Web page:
An Old Montreal Business Owner Is Calling Out The City For Not Doing More To Help The Area
She said she feels the city has neglected her part of the neighbourhood.
It's no secret that the ongoing pandemic struck a huge blow to Montreal's local businesses. For months, the citywide lockdown forced many business owners to either close their establishments or reorient their business plans to stay afloat. While the provincial and municipal governments have announced several initiatives to help support , one Old Montreal business owner says she feels like the city has neglected her corner of the neighbourhood.
"I feel like the city could have done more for high traffic areas like Old Montreal," said Magda Slezak, owner of Le Petit Dep on rue Saint-Paul Ouest.
Montreal has installed some safe active pathways to allow for social distancing in the Old Port, but Slezak feels the city could have done more to make the whole area more accessible.
Social distancing is especially difficult on narrow streets like rue St-Paul. "There's no way you can respect a six-feet distance walking on that sidewalk," said Slezak.
"The city could have closed down more streets where there are people walking, and give us a chance to install true access to those streets instead of parking places."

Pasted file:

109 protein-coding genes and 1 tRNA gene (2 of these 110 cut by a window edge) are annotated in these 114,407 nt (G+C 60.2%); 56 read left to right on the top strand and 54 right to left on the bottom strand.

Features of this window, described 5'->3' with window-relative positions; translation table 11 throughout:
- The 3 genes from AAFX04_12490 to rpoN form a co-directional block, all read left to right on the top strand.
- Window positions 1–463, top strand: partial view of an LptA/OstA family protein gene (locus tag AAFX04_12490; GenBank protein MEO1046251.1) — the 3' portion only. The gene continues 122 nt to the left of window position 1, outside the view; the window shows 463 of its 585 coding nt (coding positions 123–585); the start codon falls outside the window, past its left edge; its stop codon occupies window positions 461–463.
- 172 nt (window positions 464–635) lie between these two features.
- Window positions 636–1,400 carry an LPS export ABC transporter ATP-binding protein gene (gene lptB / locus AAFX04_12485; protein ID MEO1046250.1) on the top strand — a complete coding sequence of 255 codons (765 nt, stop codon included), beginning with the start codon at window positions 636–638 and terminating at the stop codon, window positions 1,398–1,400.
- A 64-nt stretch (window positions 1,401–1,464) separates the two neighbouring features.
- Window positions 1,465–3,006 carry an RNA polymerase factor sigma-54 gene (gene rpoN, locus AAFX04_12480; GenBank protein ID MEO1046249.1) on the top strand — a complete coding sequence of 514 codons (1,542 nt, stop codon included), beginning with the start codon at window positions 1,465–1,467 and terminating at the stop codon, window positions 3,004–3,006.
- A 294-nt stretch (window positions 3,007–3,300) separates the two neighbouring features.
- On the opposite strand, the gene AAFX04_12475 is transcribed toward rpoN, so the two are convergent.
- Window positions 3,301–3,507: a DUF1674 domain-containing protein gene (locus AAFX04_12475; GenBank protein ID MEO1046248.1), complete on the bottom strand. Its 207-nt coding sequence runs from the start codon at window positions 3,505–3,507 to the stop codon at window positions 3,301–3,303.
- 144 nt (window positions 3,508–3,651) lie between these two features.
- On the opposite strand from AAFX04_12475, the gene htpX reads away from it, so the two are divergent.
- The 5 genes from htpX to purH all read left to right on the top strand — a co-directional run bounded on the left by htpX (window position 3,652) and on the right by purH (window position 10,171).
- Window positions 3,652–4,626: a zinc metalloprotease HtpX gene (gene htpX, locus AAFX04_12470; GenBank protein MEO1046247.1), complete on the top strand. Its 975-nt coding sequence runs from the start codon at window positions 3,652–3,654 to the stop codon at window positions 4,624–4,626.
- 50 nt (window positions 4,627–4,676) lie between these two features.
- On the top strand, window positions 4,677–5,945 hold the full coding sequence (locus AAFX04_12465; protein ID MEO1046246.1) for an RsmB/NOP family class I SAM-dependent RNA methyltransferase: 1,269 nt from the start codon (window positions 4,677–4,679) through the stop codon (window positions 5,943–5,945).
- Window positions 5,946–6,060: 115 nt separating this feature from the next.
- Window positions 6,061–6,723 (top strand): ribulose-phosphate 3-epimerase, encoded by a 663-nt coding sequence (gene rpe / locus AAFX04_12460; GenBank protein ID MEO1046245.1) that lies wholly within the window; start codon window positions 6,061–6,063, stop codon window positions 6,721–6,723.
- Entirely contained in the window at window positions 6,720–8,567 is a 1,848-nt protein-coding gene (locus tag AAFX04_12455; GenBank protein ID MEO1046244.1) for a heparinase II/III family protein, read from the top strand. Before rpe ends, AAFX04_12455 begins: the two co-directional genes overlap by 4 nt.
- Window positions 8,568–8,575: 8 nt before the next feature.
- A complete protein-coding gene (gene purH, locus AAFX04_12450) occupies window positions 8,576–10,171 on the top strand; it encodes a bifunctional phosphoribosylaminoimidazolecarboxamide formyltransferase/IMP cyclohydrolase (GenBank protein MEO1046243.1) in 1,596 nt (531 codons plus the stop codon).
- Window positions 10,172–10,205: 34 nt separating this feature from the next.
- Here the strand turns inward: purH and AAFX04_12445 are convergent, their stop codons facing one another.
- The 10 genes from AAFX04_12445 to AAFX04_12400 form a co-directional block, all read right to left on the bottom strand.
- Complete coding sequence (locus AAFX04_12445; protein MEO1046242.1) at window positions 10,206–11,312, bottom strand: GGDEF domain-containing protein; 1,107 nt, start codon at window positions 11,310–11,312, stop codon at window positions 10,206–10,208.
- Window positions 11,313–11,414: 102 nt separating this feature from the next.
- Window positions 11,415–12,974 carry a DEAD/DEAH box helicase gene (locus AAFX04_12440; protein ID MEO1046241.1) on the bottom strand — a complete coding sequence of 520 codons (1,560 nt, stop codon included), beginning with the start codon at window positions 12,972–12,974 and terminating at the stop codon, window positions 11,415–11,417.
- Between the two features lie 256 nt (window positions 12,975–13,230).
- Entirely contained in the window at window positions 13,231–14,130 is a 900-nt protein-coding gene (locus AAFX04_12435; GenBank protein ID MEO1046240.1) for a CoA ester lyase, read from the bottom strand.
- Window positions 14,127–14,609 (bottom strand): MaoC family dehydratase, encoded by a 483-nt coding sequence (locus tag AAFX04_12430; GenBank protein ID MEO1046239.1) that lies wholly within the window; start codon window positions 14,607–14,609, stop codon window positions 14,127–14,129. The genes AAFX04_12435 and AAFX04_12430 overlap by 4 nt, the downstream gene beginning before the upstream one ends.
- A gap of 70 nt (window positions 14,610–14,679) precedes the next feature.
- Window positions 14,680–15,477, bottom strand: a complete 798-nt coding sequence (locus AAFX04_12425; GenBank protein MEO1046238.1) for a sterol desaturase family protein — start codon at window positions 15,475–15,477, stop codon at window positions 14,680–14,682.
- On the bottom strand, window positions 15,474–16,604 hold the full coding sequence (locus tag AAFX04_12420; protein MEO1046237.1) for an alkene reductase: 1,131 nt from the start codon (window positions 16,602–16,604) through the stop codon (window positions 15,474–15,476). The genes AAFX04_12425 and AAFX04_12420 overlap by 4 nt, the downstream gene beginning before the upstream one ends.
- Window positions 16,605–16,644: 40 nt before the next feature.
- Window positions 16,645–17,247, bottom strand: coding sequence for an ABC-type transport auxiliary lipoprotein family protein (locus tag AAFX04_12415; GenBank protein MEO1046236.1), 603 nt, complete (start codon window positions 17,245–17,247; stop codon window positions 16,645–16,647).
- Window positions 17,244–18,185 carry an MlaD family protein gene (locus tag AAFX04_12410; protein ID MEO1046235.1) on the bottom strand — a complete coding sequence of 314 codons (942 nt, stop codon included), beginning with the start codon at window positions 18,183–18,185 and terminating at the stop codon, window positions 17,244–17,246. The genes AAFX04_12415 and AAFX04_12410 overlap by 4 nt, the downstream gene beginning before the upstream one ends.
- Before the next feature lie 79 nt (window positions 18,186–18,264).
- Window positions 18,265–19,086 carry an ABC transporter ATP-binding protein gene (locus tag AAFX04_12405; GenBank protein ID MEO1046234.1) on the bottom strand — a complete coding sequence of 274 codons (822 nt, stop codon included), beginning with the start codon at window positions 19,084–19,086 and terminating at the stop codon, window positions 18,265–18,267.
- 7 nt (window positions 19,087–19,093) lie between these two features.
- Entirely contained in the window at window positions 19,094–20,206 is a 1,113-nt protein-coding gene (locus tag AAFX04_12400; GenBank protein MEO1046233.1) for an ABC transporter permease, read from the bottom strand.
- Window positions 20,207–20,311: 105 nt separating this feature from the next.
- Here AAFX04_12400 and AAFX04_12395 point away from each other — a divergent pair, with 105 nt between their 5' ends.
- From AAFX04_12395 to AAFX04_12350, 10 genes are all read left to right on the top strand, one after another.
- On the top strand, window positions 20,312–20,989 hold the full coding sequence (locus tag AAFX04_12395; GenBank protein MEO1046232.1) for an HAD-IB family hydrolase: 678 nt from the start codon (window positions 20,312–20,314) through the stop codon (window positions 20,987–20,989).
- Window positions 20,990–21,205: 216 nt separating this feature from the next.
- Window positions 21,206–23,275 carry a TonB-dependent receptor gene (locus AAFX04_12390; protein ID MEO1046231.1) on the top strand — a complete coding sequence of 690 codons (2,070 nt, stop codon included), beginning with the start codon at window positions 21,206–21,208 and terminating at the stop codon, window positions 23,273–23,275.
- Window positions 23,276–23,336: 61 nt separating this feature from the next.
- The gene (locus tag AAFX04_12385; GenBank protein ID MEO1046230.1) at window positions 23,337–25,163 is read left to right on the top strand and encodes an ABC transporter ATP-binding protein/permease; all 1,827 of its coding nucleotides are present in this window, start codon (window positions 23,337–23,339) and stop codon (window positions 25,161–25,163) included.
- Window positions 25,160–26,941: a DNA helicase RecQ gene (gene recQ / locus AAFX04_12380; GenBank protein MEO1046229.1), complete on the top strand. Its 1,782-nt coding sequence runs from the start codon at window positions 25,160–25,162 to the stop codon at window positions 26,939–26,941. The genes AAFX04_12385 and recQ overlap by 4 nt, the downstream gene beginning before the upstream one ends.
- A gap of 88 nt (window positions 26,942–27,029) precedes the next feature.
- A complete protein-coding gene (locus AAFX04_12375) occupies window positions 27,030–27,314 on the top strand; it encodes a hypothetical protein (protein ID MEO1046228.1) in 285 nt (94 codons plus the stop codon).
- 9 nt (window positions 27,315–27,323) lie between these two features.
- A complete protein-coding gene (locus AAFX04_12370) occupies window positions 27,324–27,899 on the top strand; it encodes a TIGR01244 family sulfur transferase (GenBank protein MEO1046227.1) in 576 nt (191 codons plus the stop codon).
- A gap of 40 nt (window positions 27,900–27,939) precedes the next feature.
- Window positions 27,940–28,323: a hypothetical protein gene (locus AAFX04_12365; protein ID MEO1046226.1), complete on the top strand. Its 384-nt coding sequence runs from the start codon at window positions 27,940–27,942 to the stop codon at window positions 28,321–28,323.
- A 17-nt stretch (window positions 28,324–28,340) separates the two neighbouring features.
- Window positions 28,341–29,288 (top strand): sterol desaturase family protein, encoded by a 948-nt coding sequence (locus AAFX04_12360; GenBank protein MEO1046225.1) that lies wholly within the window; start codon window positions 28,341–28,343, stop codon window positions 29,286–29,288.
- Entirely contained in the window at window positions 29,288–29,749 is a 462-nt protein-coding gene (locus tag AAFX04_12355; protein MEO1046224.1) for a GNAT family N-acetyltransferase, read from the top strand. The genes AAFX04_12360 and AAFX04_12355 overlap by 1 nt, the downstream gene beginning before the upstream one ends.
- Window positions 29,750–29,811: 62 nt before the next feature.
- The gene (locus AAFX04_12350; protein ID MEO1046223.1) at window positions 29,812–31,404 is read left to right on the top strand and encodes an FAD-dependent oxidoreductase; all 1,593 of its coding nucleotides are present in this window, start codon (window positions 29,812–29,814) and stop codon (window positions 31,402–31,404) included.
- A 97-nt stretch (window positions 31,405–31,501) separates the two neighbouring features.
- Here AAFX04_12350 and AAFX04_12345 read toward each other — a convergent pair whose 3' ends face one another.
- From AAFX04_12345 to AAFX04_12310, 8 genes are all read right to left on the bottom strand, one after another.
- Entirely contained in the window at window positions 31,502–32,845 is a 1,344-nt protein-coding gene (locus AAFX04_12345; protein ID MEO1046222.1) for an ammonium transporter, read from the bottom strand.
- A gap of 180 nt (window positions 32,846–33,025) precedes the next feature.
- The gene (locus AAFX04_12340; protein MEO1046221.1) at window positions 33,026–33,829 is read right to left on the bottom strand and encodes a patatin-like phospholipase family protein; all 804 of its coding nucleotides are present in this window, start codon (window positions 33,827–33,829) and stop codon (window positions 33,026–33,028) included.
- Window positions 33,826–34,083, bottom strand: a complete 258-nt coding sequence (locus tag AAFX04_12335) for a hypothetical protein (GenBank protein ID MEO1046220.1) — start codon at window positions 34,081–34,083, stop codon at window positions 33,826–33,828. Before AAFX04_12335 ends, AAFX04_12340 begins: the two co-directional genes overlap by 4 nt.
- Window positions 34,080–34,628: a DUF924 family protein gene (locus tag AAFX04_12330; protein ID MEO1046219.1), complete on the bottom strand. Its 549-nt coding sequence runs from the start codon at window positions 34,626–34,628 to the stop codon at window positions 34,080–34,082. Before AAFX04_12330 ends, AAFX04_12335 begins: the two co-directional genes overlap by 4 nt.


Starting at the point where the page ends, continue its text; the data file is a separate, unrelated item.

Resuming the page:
"That kind of action would've attracted more people to come to our stores."
In a statement to MTL Blog the city said that it "has made considerable efforts to support merchants" and that "Ville-Marie is working closely with the borough's commercial development corporations to support its merchants in this economic recovery and makes its decisions accordingly."
But Slezak said she's not sure why some initiatives haven't been more widespread.
"Why not eliminate all of the parking places and let us put up tables and chairs out there and close off the street? That would've helped, for sure."
She has been able to keep her business afloat thanks to government financial support and an online store, but says these additional steps by the city "could've definitely helped" and "made a big difference in terms of bringing people our way and making them feel comfortable circulating in tight spaces."
Still, the business owner is optimistic about the future of her shop and café and hopes government aid and rent relief continue.
"They cannot take that away. It's our lifeline, basically, to be in existence after this is all over."
A recent study by VISA, meanwhile, has found that as much as 33% of Canadian small businesses don't feel supported by their local communities.
It will be up to municipal governments across the country to find ways to better encourage that support.